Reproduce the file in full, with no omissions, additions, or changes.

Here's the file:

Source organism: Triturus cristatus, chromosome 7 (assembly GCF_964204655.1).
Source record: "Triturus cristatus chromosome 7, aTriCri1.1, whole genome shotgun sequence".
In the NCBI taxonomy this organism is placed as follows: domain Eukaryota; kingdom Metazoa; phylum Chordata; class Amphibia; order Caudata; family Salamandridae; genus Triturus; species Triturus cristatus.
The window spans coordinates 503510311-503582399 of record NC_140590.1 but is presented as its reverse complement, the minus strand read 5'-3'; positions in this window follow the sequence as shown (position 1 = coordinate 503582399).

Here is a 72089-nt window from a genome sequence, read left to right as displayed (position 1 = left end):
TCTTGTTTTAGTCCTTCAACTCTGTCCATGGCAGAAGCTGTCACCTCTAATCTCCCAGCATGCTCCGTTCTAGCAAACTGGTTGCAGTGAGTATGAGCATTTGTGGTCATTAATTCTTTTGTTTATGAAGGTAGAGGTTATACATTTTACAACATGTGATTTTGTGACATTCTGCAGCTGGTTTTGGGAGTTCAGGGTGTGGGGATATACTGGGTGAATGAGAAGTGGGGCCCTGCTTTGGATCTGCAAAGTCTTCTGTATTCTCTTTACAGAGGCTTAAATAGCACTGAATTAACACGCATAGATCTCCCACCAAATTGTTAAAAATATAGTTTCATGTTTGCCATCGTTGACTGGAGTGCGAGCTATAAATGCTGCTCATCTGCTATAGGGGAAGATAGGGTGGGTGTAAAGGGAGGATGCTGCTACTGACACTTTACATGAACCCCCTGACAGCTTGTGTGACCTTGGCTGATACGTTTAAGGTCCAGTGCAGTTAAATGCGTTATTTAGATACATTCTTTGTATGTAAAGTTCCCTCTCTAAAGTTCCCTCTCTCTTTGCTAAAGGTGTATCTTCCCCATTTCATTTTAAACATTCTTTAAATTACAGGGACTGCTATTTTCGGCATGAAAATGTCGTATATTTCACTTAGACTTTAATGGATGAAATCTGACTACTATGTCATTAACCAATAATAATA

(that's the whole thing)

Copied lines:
Source organism: Triturus cristatus, chromosome 7 (assembly GCF_964204655.1).
Source record: "Triturus cristatus chromosome 7, aTriCri1.1, whole genome shotgun sequence".
In the NCBI taxonomy this organism is placed as follows: domain Eukaryota; kingdom Metazoa; phylum Chordata; class Amphibia; order Caudata; family Salamandridae; genus Triturus; species Triturus cristatus.
The window spans coordinates 503510311-503582399 of record NC_140590.1 but is presented as its reverse complement, the minus strand read 5'-3'; positions in this window follow the sequence as shown (position 1 = coordinate 503582399).

Here is a 72089-nt window from a genome sequence, read left to right as displayed (position 1 = left end):
TCTTGTTTTAGTCCTTCAACTCTGTCCATGGCAGAAGCTGTCACCTCTAATCTCCCAGCATGCTCCGTTCTAGCAAACTGGTTGCAGTGAGTATGAGCATTTGTGGTCATTAATTCTTTTGTTTATGAAGGTAGAGGTTATACATTTTACAACATGTGATTTTGTGACATTCTGCAGCTGGTTTTGGGAGTTCAGGGTGTGGGGATATACTGGGTGAATGAGAAGTGGGGCCCTGCTTTGGATCTGCAAAGTCTTCTGTATTCTCTTTACAGAGGCTTAAATAGCACTGAATTAACACGCATAGATCTCCCACCAAATTGTTAAAAATATAGTTTCATGTTTGCCATCGTTGACTGGAGTGCGAGCTATAAATGCTGCTCATCTGCTATAGGGGAAGATAGGGTGGGTGTAAAGGGAGGATGCTGCTACTGACACTTTACATGAACCCCCTGACAGCTTGTGTGACCTTGGCTGATACGTTTAAGGTCCAGTGCAGTTAAATGCGTTATTTAGATACATTCTTTGTATGTAAAGTTCCCTCTCTAAAGTTCCCTCTCTCTTTGCTAAAGGTGTATCTTCCCCATTTCATTTTAAACATTCTTTAAATTACAGGGACTGCTATTTTCGGCATGAAAATGTCGTATATTTCACTTAGACTTTAATGGATGAAATCTGACTACTATGTCATTAACCAATAATAATA